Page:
Soaring metal theft from council housing 'compromising safety'
Published by 24publishing for 24dash.com in Housing and also in Legal
Council taking action after 50% rise in metal theft
Southwark Council is taking action to tackle a 50% rise in the theft of metal from electrical and fire safety items in its council housing.
The council's measures come as the Government discusses a new bill to regulate the scrap business - which, if passed, will mean that dealers will need formal licensing and sellers will need photo ID.
But the central London borough, which has experienced double the amount of incidents in 2012/12 over the previous year, is already working with the Metropolitan Police, which has a national operation targeting metal theft, taking fingerprints and DNA samples from crime scenes.
Suspects’ names have been checked with council contractors and the council has asked its contractors to be vigilant if they suspect metal thieves are operating on their patches.
Southwark has experienced the theft of copper piping from a brand new leisure centre, the removal of catalytic converters from mini-buses owned by charities and the electrical and fire safety equipment from council housing blocks.
As well as liaising with British Transport Police and other boroughs to collate intelligence, an interactive map of Southwark is currently being developed to log and monitor the locations where crimes take place across the borough to see if there is a pattern.
The map will also log the crime number of the incident, and will be fed back to the police as further intelligence. The police recently undertook a National Action Day, a joint operation which set up a road block on Ilderton Road, Southwark, to target scrap metal carriers which are not licensed and may have illegal goods.
Council wardens will be hand-delivering letters and offering advice to residents, asking them to keep an eye out and report anything suspicious. They will also be making checks on the affected items: lightning conductors, earth bars and dry risers that have previously been stolen.
Working with housing contractors, steps are being taken to favour designs for new work which prevents metal theft, with specific attention paid to materials used for handles, tamper-proof bolts for dry risers, closely monitored key-locks and alternative ways of securing wiring and other items being stolen.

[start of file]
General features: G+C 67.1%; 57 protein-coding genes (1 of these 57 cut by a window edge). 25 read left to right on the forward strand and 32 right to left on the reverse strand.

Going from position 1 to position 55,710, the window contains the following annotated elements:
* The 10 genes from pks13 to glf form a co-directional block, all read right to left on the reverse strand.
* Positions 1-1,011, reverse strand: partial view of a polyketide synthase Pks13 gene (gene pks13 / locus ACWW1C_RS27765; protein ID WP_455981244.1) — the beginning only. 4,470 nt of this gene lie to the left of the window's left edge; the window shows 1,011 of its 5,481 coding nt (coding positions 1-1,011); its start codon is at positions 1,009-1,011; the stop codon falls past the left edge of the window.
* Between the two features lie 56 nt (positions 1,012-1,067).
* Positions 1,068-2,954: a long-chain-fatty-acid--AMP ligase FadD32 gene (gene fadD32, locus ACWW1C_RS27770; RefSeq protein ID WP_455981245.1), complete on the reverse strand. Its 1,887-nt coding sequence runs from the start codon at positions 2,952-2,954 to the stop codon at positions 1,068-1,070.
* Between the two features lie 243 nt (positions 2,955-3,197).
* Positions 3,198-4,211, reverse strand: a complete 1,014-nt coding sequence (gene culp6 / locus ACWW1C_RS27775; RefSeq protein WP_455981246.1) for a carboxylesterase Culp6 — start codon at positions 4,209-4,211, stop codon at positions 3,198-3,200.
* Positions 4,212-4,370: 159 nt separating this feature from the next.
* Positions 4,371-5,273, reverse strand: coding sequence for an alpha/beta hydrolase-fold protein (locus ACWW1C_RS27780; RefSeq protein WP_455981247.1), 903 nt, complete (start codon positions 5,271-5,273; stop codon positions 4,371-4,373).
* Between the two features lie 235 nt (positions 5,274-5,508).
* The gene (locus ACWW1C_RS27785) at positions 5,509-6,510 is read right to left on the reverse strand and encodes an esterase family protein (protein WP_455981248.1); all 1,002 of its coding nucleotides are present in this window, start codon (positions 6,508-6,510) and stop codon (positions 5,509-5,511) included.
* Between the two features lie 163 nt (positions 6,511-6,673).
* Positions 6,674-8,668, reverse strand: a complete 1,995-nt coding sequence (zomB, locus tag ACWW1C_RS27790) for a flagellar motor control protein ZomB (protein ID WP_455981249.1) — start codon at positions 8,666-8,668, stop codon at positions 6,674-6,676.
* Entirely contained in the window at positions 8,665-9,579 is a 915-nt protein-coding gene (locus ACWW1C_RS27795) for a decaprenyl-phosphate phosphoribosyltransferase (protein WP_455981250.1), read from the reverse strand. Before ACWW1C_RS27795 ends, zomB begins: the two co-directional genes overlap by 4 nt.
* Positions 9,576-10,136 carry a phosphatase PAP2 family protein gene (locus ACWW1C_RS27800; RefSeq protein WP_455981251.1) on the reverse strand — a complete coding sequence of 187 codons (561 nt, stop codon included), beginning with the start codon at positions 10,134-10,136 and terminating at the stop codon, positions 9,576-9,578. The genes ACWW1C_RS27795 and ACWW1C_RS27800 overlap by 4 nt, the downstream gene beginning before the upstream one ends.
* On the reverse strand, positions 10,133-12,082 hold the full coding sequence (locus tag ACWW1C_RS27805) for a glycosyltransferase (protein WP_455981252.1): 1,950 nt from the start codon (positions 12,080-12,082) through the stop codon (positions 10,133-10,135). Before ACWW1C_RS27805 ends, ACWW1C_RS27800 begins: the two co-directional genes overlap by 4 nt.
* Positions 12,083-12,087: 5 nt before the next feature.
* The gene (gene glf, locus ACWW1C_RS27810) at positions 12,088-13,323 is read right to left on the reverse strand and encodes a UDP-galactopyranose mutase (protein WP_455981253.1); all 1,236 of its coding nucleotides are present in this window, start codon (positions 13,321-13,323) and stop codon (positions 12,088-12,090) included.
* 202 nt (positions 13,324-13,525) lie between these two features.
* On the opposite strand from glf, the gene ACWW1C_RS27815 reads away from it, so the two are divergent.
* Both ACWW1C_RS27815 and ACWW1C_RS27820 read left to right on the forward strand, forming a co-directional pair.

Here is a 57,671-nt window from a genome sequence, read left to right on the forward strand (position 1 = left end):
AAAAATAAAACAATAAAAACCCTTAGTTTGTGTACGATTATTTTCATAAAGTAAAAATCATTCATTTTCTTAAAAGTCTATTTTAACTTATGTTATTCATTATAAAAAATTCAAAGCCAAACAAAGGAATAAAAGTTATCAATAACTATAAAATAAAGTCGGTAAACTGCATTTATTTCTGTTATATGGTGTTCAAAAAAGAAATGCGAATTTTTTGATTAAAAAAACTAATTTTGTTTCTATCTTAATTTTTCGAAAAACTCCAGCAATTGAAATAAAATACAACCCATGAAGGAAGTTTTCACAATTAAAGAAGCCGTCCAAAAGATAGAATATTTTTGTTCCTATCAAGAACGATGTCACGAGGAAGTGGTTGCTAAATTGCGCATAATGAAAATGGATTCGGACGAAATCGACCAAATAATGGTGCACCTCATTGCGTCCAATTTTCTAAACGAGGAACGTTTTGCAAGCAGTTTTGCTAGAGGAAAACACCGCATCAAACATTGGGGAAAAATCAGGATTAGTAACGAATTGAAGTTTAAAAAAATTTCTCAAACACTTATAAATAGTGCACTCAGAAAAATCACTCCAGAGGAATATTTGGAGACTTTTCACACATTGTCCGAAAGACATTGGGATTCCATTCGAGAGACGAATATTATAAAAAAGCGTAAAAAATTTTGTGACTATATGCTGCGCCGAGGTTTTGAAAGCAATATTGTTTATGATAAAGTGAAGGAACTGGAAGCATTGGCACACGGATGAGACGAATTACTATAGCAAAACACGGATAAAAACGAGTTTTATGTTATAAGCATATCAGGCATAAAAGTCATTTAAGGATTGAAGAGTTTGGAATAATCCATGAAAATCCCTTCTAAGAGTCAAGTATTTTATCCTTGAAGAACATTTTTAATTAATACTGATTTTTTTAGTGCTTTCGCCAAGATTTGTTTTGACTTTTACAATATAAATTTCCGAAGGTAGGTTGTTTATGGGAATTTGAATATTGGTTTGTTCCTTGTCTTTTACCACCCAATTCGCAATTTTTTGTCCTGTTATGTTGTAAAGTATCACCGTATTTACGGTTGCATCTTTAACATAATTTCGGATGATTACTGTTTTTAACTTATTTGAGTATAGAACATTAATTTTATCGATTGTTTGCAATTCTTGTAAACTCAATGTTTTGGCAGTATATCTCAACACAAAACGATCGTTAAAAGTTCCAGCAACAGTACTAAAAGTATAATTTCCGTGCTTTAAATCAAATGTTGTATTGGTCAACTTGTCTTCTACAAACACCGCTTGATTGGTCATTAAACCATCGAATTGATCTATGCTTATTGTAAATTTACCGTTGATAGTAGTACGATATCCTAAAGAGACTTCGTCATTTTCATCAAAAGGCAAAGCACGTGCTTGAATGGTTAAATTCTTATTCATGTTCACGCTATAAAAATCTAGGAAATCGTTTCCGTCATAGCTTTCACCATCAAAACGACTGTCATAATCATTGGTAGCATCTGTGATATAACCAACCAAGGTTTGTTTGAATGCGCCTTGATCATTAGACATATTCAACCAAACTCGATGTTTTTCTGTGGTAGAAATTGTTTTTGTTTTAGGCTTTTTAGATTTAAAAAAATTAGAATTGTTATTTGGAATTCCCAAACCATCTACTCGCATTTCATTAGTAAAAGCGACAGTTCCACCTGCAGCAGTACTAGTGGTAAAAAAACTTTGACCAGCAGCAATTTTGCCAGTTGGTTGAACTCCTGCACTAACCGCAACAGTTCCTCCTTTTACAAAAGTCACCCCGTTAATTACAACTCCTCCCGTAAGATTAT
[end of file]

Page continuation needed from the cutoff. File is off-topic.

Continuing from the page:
Extra security has been put in place on the borough’s artwork and the use of Smart Water (a way of identifying culprits with an invisible ink) is being considered.
The council has been working with reputable scrap dealers, to report any unusual metals they are offered, especially those which resemble what has been stolen from the council.
Councillor Ian Wingfield, cabinet member for housing, said: “The thieves responsible for metal theft clearly do not care about the potential serious consequences of their actions but the council is monitoring the situation and checking that all electrical safety equipment is immediately replaced if stolen to maintain safety.
"The council is working with the police, and will seek the highest penalties to those found guilty of this irresponsible and expensive assault on council property. I would urge anyone with any information to come forward, and for residents to remain vigilant and report any tampered metal work they see."
Councillor Richard Livingstone, cabinet member for finance, resources and community safety, said: “Metal theft is not a victimless crime, the taxpayer foots the bill, and we should not have to keep public artwork under lock and key – the victims are our residents and any potential compromise on their safety or finances will not be tolerated."